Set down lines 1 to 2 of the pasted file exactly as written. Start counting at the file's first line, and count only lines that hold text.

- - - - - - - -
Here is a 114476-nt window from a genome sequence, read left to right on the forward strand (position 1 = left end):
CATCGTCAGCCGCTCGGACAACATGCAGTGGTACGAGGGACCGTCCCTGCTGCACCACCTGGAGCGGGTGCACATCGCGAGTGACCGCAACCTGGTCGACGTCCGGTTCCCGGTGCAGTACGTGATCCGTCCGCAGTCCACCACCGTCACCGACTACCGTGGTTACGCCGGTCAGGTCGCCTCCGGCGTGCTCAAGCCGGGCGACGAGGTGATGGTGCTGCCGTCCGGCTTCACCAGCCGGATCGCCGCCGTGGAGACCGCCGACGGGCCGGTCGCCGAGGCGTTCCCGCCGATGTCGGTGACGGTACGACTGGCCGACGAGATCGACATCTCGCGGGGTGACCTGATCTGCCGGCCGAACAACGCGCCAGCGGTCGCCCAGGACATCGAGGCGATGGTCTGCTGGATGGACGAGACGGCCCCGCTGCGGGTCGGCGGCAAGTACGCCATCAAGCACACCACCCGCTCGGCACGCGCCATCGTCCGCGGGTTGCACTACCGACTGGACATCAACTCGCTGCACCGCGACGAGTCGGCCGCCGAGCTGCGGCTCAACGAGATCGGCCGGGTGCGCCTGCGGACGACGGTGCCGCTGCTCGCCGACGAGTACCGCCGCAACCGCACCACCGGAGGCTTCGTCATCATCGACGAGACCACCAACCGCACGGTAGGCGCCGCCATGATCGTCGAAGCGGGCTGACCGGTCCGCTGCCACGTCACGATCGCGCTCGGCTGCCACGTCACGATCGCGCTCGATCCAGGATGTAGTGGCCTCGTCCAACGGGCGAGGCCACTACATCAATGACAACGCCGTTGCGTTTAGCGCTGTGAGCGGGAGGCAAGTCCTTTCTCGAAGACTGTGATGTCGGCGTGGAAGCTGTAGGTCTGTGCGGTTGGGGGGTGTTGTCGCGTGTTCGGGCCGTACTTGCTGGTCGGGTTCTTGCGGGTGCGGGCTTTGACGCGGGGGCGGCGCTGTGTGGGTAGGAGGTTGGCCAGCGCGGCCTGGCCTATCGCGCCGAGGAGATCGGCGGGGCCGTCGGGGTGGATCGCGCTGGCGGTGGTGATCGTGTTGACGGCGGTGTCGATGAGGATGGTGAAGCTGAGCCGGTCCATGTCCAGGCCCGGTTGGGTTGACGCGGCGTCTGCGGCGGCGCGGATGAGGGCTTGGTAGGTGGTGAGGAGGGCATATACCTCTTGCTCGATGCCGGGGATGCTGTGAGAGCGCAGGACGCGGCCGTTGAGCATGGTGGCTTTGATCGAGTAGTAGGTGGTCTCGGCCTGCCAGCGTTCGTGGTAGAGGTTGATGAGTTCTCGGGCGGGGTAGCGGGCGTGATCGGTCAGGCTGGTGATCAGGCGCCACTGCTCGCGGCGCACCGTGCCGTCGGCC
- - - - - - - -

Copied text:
Here is a 114476-nt window from a genome sequence, read left to right on the forward strand (position 1 = left end):
CATCGTCAGCCGCTCGGACAACATGCAGTGGTACGAGGGACCGTCCCTGCTGCACCACCTGGAGCGGGTGCACATCGCGAGTGACCGCAACCTGGTCGACGTCCGGTTCCCGGTGCAGTACGTGATCCGTCCGCAGTCCACCACCGTCACCGACTACCGTGGTTACGCCGGTCAGGTCGCCTCCGGCGTGCTCAAGCCGGGCGACGAGGTGATGGTGCTGCCGTCCGGCTTCACCAGCCGGATCGCCGCCGTGGAGACCGCCGACGGGCCGGTCGCCGAGGCGTTCCCGCCGATGTCGGTGACGGTACGACTGGCCGACGAGATCGACATCTCGCGGGGTGACCTGATCTGCCGGCCGAACAACGCGCCAGCGGTCGCCCAGGACATCGAGGCGATGGTCTGCTGGATGGACGAGACGGCCCCGCTGCGGGTCGGCGGCAAGTACGCCATCAAGCACACCACCCGCTCGGCACGCGCCATCGTCCGCGGGTTGCACTACCGACTGGACATCAACTCGCTGCACCGCGACGAGTCGGCCGCCGAGCTGCGGCTCAACGAGATCGGCCGGGTGCGCCTGCGGACGACGGTGCCGCTGCTCGCCGACGAGTACCGCCGCAACCGCACCACCGGAGGCTTCGTCATCATCGACGAGACCACCAACCGCACGGTAGGCGCCGCCATGATCGTCGAAGCGGGCTGACCGGTCCGCTGCCACGTCACGATCGCGCTCGGCTGCCACGTCACGATCGCGCTCGATCCAGGATGTAGTGGCCTCGTCCAACGGGCGAGGCCACTACATCAATGACAACGCCGTTGCGTTTAGCGCTGTGAGCGGGAGGCAAGTCCTTTCTCGAAGACTGTGATGTCGGCGTGGAAGCTGTAGGTCTGTGCGGTTGGGGGGTGTTGTCGCGTGTTCGGGCCGTACTTGCTGGTCGGGTTCTTGCGGGTGCGGGCTTTGACGCGGGGGCGGCGCTGTGTGGGTAGGAGGTTGGCCAGCGCGGCCTGGCCTATCGCGCCGAGGAGATCGGCGGGGCCGTCGGGGTGGATCGCGCTGGCGGTGGTGATCGTGTTGACGGCGGTGTCGATGAGGATGGTGAAGCTGAGCCGGTCCATGTCCAGGCCCGGTTGGGTTGACGCGGCGTCTGCGGCGGCGCGGATGAGGGCTTGGTAGGTGGTGAGGAGGGCATATACCTCTTGCTCGATGCCGGGGATGCTGTGAGAGCGCAGGACGCGGCCGTTGAGCATGGTGGCTTTGATCGAGTAGTAGGTGGTCTCGGCCTGCCAGCGTTCGTGGTAGAGGTTGATGAGTTCTCGGGCGGGGTAGCGGGCGTGATCGGTCAGGCTGGTGATCAGGCGCCACTGCTCGCGGCGCACCGTGCCGTCGGCC